Even as the coronavirus wave driven by the delta variant is receding in much of the United States, many counties across the country’s northernmost regions are experiencing rising cases as colder weather arrives.

The top five states in new daily cases per capita are led by Alaska, which is logging the highest daily average: 125 cases per 100,000 people, according to a New York Times database. The next four states, with at least 67 cases per 100,000 people, are Montana, Wyoming, North Dakota and Idaho.

Cases are at least trending downward or holding steady in those states. The five states with the fastest rising caseloads are Vermont, Colorado, New Hampshire, Michigan and Minnesota, and the two counties with the most cases per capita in Vermont and New Hampshire are on the Canadian border.

The virus followed a similar pattern last fall: Cases receded in the Southern regions after summer surges, while they steadily increased throughout the North as the weather became colder and people moved indoors.

The big difference this year is that COVID-19 vaccines are widely available, and most experts don’t expect another catastrophic winter wave, but they are warning Americans not to let their guard down as long as a large portion of the population remains unvaccinated.

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In Minnesota, the average reported cases have climbed by 12% in the past two weeks. Scott Smith, a spokesperson for Minnesota’s health department, said in an email that the department was more concerned about factors such as the reopening of schools and relaxed mitigation measures than wintry weather.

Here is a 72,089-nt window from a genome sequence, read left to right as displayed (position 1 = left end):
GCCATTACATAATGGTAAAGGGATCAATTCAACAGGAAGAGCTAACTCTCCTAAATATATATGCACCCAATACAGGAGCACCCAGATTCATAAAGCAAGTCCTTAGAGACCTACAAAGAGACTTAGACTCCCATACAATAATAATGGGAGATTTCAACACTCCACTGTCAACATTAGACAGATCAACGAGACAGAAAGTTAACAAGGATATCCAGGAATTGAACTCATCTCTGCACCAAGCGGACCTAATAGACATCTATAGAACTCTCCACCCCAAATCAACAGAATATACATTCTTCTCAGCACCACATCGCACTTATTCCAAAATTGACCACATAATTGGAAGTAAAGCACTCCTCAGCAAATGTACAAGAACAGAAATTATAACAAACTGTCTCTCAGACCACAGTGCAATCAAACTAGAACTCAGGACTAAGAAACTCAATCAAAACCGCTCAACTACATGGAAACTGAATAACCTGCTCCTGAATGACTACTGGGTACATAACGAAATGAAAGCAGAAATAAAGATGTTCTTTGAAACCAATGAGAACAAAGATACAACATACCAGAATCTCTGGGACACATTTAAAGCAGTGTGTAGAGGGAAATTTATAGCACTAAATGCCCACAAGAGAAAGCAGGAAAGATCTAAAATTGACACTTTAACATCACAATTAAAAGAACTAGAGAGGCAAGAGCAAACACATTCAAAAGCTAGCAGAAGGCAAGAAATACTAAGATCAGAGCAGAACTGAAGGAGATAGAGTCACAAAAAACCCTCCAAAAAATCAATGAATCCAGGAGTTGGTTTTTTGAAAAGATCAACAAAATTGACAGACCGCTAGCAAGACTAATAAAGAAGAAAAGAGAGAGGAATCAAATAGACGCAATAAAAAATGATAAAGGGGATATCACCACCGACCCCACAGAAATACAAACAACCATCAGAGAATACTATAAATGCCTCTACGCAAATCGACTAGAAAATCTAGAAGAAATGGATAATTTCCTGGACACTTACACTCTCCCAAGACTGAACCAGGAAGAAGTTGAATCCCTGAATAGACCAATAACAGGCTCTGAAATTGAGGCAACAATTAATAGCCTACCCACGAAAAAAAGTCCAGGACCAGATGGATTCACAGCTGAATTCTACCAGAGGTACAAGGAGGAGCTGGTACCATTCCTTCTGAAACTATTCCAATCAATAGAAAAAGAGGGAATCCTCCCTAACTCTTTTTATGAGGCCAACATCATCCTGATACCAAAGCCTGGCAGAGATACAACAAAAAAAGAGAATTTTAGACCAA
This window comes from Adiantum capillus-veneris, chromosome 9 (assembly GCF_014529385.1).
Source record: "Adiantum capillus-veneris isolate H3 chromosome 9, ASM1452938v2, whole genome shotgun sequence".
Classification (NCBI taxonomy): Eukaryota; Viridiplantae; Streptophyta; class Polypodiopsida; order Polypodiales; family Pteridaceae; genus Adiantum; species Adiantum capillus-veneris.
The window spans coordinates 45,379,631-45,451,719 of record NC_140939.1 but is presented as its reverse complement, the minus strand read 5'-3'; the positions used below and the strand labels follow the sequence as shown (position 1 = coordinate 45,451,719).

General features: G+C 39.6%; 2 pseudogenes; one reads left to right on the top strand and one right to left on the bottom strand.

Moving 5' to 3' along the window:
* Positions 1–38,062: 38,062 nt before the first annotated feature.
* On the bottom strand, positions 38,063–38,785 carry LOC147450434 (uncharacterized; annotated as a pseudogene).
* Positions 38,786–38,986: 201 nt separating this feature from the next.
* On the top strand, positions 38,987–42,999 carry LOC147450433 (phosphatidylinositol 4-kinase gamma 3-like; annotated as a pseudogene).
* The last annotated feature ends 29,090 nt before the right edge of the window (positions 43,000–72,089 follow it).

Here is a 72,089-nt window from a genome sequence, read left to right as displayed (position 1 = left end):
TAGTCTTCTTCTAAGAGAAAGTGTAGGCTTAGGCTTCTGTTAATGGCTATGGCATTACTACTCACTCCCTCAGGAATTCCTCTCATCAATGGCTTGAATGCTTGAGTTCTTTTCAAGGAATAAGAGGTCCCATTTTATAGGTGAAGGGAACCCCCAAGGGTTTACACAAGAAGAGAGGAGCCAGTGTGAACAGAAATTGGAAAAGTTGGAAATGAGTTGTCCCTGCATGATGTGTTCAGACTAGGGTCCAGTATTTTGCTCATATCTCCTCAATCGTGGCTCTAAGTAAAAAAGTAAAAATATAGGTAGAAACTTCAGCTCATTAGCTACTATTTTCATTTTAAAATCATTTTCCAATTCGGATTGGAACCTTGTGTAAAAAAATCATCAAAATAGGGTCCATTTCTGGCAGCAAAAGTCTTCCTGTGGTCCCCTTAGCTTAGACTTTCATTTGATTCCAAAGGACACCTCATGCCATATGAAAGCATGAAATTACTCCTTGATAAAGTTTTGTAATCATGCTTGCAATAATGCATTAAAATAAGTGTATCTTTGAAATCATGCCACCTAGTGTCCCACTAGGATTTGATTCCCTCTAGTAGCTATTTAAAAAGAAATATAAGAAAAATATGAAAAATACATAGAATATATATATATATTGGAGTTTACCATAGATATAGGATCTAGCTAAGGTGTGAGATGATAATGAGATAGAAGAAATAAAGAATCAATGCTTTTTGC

Dr. Rafael Meza, a professor of epidemiology at the University of Michigan, said increases were happening across Michigan but appeared to be higher in the center and in the Upper Peninsula. Meza said factors such as vaccination rates and school mask mandates could be part of the reason.

Cases have been high in Michigan’s school-aged children, especially in districts that do not have mask mandates, according to Dr. Natasha Bagdasarian, the state’s chief medical executive.

“The weather drives people indoors into poorly ventilated spaces, and when either academic activities or social activities occur without masks in indoor, poorly ventilated spaces, that’s when transmission occurs,” Bagdasarian said, adding that winter was “coming at a very bad time for us here in Michigan.”